Sitcom 101 With Diedrich Bader
Actor discusses his guest spot on TV Land's 'The Exes,' multi-camera comedies and more
Diedrich Bader has studied sitcoms since he was a kid.
He'd watch everything from "The Mary Tyler Moore Show" to "What's Happening" and examine the way the actors delivered jokes, how they paused for laughs and how happy the whole process made studio audiences. Then he became hooked.
Bader's addiction to sitcom silliness led the Virginia-born actor to small stints on shows such as "The Fresh Prince of Bel-Air," plum roles on hits like "The Drew Carey Show" and not-so-plum parts on the NBC clunker "Outsourced" and every time he's been a joy to watch. This time around, he'll reprise his guest starring stint on TV Land's "The Exes" as Holly's (Kristen Johnston, "3rd Rock From the Sun") colleague and potential love interest.
Bader, 45, sat down with MSN TV during a recent set visit to talk about his love of sitcoms and his latest guest appearance on "The Exes," which airs Wednesday nights. Paula Jai Parker ("Friday" and "Hustle & Flow") will also guest star on this week's installment of the divorce and relationship comedy.
MSN TV: What made you want to come back as a guest star on "The Exes."
Diedrich Bader: It's always fun to do a guest spot because you come in and you see how everybody runs the set because they have this little autonomous unit. I used to compare "The Drew Carey Show" to an island. People would come to the island. It becomes this really insular thing where you really have this life. So it's always interesting to do a guest starring spot because you're sort of glancing into other people's lives. It's like not only being in somebody's living room but waking up with them in the morning and seeing how they really function. This is a functional show, which is cool. I've been on a lot that are not, that are really just terrible.
It was sad to see "Outsourced" get canceled, not because it was a funny show but because you were funny on it. When that happens, do you just roll with the punches?
Yeah, it's tough when a show is canceled. I really liked working with the cast. They were really nice on that show. The hours were long. It was a single camera comedy. So we were working 12 or 14 hours a day. Initially, Charlie was a very small part and then it got bigger and bigger. I actually talked the executive producer, Robert Borden, who's a genius and is really nice, and asked him if I could be on less of the show. He was like "No. You're testing well and we're paying you." But it's one of those things where the hours were just so long that when it went away, I didn't mind. What I'd really like to do is more multi-camera shows like this. I love this world. I love the audience. I love the whole live feel of it and I missed that a lot. That said, I'm pretty rusty because I've been doing almost all single camera stuff. So to hold for laughs and stuff like that, it's different. It's a totally different part of your brain. I don't know how many multi-camera episodes I've done, probably around 250. But I still feel nervous about the audience. It's been a while. People -- with the exception of CBS -- aren't doing it anymore which is sad because it's the greatest job in Hollywood.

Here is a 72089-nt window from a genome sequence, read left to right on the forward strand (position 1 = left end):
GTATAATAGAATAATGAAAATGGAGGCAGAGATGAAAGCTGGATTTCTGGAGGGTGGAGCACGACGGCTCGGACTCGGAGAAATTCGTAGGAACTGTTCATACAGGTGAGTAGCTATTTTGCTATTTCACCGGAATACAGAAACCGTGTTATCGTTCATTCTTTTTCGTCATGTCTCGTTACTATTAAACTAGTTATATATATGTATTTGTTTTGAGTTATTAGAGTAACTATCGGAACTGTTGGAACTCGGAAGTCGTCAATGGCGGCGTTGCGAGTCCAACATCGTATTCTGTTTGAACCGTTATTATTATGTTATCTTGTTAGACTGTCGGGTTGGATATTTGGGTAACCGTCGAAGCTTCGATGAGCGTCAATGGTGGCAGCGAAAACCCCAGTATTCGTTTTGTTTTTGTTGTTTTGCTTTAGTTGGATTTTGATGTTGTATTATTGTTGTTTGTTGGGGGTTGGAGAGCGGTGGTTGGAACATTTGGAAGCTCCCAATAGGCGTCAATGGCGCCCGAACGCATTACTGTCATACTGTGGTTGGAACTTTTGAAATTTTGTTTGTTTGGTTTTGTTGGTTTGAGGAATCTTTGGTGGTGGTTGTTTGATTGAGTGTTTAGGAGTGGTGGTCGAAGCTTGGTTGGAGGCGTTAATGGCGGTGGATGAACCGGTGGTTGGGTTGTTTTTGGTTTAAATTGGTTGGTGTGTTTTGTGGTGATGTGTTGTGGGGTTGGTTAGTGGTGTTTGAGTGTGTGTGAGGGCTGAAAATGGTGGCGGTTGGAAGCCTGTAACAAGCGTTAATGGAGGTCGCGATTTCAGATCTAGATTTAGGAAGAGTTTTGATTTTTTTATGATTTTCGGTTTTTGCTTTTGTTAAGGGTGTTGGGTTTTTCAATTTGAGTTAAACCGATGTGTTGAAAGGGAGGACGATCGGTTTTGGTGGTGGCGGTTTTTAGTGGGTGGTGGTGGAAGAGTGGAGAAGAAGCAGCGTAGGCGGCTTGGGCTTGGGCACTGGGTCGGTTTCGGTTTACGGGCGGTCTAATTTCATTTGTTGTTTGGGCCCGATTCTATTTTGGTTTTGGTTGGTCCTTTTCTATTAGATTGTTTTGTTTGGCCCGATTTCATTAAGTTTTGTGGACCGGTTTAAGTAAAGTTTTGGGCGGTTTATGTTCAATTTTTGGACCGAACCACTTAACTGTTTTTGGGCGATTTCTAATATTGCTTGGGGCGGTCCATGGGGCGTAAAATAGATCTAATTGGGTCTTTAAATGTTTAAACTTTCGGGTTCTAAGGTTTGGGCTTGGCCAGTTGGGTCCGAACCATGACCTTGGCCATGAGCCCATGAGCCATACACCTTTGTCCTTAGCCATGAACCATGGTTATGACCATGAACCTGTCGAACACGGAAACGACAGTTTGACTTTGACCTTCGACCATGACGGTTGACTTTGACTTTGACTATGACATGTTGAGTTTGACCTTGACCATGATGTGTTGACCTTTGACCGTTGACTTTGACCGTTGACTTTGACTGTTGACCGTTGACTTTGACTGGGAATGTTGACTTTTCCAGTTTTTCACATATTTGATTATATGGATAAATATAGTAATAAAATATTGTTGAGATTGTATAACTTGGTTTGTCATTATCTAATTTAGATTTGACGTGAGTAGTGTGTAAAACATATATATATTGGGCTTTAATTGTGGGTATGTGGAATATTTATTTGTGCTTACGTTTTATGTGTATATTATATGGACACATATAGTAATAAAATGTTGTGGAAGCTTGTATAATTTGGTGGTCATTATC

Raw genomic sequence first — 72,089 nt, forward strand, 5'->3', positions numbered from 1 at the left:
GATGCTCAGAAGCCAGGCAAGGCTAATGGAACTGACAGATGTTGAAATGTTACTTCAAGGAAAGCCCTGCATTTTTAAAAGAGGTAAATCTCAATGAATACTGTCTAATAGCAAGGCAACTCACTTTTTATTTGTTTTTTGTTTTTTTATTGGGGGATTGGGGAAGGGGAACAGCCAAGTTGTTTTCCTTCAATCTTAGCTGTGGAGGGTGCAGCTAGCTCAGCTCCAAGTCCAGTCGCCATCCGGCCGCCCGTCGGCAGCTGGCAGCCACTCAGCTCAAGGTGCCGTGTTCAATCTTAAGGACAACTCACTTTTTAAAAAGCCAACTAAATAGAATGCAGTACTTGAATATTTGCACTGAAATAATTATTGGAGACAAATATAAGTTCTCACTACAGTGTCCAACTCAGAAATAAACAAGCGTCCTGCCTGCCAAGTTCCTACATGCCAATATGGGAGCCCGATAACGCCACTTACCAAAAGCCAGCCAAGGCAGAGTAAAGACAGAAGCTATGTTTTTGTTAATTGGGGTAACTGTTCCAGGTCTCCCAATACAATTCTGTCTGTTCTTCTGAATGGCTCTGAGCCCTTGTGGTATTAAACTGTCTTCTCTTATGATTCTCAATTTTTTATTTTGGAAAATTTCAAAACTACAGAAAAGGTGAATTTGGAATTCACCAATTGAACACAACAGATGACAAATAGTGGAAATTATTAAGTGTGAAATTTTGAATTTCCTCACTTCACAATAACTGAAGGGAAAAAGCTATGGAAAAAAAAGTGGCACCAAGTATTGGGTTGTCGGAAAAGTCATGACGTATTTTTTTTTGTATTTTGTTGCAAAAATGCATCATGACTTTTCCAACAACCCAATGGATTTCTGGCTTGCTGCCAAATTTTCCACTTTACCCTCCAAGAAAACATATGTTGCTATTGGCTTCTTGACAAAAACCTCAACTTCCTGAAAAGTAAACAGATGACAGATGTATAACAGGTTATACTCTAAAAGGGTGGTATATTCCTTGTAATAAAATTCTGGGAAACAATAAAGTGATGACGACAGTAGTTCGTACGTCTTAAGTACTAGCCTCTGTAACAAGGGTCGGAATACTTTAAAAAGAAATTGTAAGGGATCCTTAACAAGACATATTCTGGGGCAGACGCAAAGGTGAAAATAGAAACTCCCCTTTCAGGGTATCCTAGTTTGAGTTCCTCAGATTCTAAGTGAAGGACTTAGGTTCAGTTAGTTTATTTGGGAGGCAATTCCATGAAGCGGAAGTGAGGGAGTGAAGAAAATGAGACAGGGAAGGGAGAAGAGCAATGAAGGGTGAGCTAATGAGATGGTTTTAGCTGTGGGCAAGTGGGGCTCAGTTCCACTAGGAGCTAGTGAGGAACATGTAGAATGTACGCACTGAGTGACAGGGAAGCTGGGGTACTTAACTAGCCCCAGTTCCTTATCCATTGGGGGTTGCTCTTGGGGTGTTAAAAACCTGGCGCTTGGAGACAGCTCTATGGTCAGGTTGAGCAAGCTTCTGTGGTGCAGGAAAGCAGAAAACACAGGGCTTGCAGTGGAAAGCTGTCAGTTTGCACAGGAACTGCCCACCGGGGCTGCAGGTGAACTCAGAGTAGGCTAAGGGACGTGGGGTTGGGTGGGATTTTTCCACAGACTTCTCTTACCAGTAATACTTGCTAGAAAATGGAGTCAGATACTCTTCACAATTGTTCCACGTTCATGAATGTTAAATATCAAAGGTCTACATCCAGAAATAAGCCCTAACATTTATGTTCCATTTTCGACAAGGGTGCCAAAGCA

Is that what attracted you to the role and TV Land?
Oh yeah. TV Land is like comfort food. You watch their shows like "Hot in Cleveland" and it's like mashed potatoes and butter. It's just so good that you want to just keep watching. It's not trying to be a movie, which a lot of the single camera shows are. It's trying to be exactly what it is and I like that about it. I grew up watching this format. "The Mary Tyler Moore Show" and "Bob Newhart" and I loved them. So I was very sad to see the multi-camera go away.
At one point all the sitcoms on TV died, and when they came back, most of the shows were single camera. What did you think about that shift? How did it affect you?
It was harsh especially for someone who makes his living doing comedies. It was really difficult. I don't want to do movies. I want to do television. I like coming in regularly and I like to stay in town. If you do movies, you're out of town and I don't like being on location. I don't like to be away from my wife and I don't like being away from my children. I just don't like it. I'm deeply unhappy when I'm doing it. I'm reading the lines and thinking "Is this all worth it? Is there any real point to this? Other than selling popcorn, am I really doing anything?" Some would say "Yeah, you're entertaining people and hopefully that brings joy to their lives." But still. What's the point really? You only go around once. If I don't do it, some other actor will and will probably be really happy doing it while I'm just sitting in my room boo hooing.
Before becoming a husband and a father, did you feel that way?
No because I didn't have anybody to go home to. Back then, I was the life of the party at the bar. I didn't see any point in going back to an empty hotel room. But now I go back to the empty hotel room so I can call my kids and say goodnight.
When you became an actor, was TV the tack you thought you'd take?
Yes. Not a lot of people see themselves as supporting actors but I did. I would watch these guys on television like Tom Poston, for example, and I just loved Tom Poston. I would think "When I grow up, I want to be Tom Poston." He was a character actor who didn't seem to have to worry about anything. He only had jokes. I love multi-camera shows. My brother would get mad at me because I would watch "What's Happening" and just everything, all of them. The characters were broader like in silent movies. I had this fantastic catharsis when I was on "The Drew Carey Show" that I was doing exactly what I should be doing. This is what I wanted.
"The Exes" airs Wednesdays at 10:30 p.m. ET/PT on TV Land.